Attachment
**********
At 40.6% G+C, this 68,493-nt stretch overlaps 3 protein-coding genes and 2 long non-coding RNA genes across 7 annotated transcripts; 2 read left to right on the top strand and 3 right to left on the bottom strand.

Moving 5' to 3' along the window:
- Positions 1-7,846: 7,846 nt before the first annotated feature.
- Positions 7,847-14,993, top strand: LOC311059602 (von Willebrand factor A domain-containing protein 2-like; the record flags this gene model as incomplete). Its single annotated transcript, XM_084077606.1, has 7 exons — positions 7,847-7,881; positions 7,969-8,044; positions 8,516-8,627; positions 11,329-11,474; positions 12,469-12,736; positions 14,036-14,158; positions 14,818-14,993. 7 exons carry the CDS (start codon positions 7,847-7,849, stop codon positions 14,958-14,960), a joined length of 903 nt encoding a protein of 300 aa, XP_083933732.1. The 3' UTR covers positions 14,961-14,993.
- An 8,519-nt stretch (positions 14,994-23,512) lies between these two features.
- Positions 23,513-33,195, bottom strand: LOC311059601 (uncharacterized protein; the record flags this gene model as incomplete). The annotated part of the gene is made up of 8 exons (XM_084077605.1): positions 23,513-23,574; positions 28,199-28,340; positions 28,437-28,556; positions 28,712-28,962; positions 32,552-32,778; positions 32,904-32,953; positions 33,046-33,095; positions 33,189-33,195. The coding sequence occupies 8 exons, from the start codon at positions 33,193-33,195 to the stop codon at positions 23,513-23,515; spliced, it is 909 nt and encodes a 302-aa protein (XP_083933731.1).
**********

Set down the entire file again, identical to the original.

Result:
At 40.6% G+C, this 68,493-nt stretch overlaps 3 protein-coding genes and 2 long non-coding RNA genes across 7 annotated transcripts; 2 read left to right on the top strand and 3 right to left on the bottom strand.

Moving 5' to 3' along the window:
- Positions 1-7,846: 7,846 nt before the first annotated feature.
- Positions 7,847-14,993, top strand: LOC311059602 (von Willebrand factor A domain-containing protein 2-like; the record flags this gene model as incomplete). Its single annotated transcript, XM_084077606.1, has 7 exons — positions 7,847-7,881; positions 7,969-8,044; positions 8,516-8,627; positions 11,329-11,474; positions 12,469-12,736; positions 14,036-14,158; positions 14,818-14,993. 7 exons carry the CDS (start codon positions 7,847-7,849, stop codon positions 14,958-14,960), a joined length of 903 nt encoding a protein of 300 aa, XP_083933732.1. The 3' UTR covers positions 14,961-14,993.
- An 8,519-nt stretch (positions 14,994-23,512) lies between these two features.
- Positions 23,513-33,195, bottom strand: LOC311059601 (uncharacterized protein; the record flags this gene model as incomplete). The annotated part of the gene is made up of 8 exons (XM_084077605.1): positions 23,513-23,574; positions 28,199-28,340; positions 28,437-28,556; positions 28,712-28,962; positions 32,552-32,778; positions 32,904-32,953; positions 33,046-33,095; positions 33,189-33,195. The coding sequence occupies 8 exons, from the start codon at positions 33,193-33,195 to the stop codon at positions 23,513-23,515; spliced, it is 909 nt and encodes a 302-aa protein (XP_083933731.1).